The CETA deal is intended to remove customs duties, end restrictions on access to public contracts and open-up the services markets between Canada and the 28 EU member states. Although it was formally signed by the European Council and Canada on October 30, 2016, it still requires the assent of the Parliament as well as the member states' national parliaments.
The Greens/EFA group has published its resolution to the next parliament, which will be voting on February 15, detailing its objections. Principally it says the dispute resolution system, under CETA, will undermine European democracy.
Opposition to the system is also at the center of arguments over two other trade deals — including the Transatlantic Trade and Investment Partnership (TTIP) between the EU and the US and the Trade in Services Agreement (TiSA) between 23 members of the World Trade Organization and the EU.
All three trade deals involve the controversial Investor State Dispute Settlement (ISDS) provisions, in some shape or form. In CETA, it is the ICS — Investment Court System. For a trade deal to work, there have to be common standards on labor, environmental issues, food safety and many other issues.
Once an agreement is in place, if a company is able to sell its products in its home territory, but is prevented from selling it in a partner country — because of conflicting regulatory conditions — then the company may invoke the ISDS provisions taking the matter to a trade tribunal.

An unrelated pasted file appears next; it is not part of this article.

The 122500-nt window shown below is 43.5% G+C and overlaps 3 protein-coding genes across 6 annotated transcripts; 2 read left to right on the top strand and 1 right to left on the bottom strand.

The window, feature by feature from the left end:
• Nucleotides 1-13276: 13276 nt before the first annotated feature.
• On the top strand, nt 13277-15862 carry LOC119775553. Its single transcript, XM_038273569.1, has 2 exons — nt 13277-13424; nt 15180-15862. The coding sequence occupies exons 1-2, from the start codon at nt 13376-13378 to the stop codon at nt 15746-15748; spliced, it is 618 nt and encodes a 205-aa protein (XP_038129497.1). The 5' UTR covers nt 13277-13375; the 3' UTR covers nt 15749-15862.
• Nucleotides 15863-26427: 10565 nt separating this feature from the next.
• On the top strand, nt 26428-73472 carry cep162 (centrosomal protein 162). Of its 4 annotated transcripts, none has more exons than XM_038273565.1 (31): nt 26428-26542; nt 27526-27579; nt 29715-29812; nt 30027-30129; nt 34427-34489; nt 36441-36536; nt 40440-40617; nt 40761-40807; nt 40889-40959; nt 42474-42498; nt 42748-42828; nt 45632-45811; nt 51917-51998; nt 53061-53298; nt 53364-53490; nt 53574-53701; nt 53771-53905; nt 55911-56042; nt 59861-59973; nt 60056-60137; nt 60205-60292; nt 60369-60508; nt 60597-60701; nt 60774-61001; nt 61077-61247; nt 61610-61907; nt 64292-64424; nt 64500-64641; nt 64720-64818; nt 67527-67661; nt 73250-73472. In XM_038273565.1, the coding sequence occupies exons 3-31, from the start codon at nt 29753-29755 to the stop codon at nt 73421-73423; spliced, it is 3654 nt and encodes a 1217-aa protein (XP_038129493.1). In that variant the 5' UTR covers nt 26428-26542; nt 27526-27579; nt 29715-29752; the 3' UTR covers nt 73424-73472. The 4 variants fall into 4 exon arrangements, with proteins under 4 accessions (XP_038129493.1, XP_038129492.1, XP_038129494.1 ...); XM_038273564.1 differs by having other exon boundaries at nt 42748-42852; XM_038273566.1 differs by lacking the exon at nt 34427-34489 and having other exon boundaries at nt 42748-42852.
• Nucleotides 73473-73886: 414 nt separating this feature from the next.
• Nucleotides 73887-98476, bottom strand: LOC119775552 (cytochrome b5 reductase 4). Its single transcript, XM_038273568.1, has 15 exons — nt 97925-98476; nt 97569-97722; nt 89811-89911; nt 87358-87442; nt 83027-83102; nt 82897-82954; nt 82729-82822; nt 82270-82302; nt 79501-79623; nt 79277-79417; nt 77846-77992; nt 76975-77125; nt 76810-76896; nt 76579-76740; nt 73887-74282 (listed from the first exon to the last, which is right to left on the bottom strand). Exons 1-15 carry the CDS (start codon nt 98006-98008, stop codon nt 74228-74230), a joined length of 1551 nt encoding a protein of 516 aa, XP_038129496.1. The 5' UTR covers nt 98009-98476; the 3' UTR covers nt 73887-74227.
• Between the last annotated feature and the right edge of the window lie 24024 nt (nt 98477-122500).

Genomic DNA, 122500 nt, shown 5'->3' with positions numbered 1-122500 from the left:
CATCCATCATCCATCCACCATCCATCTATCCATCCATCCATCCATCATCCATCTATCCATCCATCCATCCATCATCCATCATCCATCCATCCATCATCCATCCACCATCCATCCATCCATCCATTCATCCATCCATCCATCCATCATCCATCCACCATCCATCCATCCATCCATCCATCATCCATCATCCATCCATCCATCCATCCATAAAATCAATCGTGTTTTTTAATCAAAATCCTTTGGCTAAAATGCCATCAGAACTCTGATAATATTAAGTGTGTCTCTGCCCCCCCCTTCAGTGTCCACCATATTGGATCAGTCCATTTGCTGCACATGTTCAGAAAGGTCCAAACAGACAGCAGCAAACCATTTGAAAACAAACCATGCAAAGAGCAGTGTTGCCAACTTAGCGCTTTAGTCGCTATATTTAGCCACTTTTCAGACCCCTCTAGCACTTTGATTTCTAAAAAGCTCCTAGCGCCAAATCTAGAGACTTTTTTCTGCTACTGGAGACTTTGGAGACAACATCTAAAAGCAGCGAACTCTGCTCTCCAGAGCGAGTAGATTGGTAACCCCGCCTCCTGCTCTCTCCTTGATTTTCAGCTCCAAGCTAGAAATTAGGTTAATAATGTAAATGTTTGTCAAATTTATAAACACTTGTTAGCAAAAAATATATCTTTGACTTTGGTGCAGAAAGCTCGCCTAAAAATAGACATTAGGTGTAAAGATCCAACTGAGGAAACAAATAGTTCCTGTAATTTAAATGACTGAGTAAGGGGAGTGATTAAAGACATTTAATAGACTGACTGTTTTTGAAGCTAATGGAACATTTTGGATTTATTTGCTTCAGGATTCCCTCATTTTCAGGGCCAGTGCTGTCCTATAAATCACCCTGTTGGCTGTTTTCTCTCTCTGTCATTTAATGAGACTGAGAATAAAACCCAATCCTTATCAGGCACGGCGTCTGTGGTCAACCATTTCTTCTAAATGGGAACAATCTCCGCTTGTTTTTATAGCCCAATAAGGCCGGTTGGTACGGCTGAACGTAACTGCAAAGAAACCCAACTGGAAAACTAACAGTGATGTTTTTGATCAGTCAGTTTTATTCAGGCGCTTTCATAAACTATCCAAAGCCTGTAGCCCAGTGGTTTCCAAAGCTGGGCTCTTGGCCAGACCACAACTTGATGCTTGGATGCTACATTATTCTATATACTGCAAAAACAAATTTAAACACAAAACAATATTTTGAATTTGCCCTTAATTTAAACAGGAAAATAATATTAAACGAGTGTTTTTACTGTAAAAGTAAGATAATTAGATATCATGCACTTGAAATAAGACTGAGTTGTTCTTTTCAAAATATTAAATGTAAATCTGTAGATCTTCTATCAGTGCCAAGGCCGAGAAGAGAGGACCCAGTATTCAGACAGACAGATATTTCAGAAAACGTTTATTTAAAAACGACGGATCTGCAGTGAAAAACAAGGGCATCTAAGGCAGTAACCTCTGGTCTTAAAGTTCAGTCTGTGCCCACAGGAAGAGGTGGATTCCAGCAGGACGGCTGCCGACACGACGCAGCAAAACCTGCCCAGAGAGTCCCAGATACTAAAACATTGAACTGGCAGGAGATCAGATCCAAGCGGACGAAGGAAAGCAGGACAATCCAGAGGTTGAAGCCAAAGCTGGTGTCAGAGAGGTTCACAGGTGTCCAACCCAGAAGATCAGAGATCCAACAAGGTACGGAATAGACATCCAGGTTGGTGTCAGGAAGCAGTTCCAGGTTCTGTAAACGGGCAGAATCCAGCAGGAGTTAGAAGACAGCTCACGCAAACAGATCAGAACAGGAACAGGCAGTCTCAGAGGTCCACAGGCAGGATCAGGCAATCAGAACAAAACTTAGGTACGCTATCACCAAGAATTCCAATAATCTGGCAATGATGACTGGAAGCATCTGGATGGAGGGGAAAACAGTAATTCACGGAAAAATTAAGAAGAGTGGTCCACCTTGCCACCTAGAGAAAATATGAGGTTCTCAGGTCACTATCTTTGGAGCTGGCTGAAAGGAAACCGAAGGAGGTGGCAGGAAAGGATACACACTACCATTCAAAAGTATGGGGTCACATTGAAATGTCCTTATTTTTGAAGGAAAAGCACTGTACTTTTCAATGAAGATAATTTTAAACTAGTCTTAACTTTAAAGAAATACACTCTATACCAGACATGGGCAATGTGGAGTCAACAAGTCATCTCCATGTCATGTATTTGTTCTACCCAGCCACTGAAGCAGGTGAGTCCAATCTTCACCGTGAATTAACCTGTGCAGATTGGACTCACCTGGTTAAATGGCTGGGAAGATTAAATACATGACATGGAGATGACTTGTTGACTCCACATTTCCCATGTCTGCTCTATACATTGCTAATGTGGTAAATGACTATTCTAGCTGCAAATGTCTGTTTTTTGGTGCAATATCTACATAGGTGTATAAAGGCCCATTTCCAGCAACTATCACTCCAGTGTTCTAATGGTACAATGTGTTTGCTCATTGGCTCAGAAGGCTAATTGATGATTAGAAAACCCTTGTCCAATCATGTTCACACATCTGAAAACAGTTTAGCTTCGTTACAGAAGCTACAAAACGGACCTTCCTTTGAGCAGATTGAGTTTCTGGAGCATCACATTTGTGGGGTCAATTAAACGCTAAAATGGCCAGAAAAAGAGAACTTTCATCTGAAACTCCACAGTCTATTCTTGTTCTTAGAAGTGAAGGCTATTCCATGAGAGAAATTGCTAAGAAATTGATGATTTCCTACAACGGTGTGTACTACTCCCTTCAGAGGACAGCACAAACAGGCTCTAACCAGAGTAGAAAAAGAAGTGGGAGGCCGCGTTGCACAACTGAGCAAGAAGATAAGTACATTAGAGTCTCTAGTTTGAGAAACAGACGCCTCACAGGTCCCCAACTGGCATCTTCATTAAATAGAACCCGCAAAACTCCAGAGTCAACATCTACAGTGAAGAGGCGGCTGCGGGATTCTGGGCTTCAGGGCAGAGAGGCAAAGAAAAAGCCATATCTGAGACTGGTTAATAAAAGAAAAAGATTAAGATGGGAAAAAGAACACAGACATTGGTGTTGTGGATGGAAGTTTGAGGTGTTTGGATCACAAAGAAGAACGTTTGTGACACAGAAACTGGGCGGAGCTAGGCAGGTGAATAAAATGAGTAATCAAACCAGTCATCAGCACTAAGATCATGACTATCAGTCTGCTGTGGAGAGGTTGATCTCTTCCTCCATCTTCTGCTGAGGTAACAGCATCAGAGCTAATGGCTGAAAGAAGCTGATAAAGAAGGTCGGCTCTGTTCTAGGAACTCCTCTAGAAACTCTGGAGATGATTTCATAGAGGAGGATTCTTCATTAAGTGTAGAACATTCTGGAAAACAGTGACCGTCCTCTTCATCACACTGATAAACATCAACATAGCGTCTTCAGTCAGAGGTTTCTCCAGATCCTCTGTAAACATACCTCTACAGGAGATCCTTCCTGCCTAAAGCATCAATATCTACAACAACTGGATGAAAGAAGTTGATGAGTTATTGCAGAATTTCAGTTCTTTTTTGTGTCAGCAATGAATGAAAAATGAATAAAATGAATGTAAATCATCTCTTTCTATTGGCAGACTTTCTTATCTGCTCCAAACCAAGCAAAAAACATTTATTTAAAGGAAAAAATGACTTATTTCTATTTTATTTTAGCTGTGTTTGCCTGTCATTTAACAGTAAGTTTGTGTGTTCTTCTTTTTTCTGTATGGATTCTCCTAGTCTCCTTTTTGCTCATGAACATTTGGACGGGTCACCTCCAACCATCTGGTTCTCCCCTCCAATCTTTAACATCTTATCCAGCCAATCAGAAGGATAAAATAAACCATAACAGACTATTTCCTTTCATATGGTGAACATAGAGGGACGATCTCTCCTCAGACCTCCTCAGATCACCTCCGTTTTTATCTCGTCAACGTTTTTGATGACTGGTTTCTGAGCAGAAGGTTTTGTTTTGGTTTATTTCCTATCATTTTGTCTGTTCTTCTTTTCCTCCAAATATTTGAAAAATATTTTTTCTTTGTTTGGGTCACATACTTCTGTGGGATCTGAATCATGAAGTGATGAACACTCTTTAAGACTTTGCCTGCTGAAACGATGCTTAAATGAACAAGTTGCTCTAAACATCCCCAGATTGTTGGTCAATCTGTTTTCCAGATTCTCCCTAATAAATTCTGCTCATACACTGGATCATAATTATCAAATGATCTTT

Critics say the "independent investment court system" under ISDS is separate from member states' own judicial systems and effectively creates a court system outside of state legislature.
"CETA may undermine European democracy. It allows claims to be made only by foreign investors, is based on extremely broad foreign investor rights, and abrogates from the basic international law principle of prior exhaustion of domestic legal remedies. Greens are against such an unnecessary parallel system of justice which prioritizes private foreign investment over domestic public interest," the resolution says.
The CETA deal nearly fell down days ahead of the official signing in October 2016 when, in Belgium, the Wallonian parliament — one of the regional assemblies that had to give the go-ahead to the deal for the federal government to sign up to it — opposed it on labor, consumer and environmental grounds.
CETA may also fall victim to US President Donald Trump's antipathy towards multi-trade deals, such as the North American Free Trade Agreement (NAFTA) which he says he is going to rethink, putting the TTIP deal — which the EU and the US have been negotiating for years — into doubt.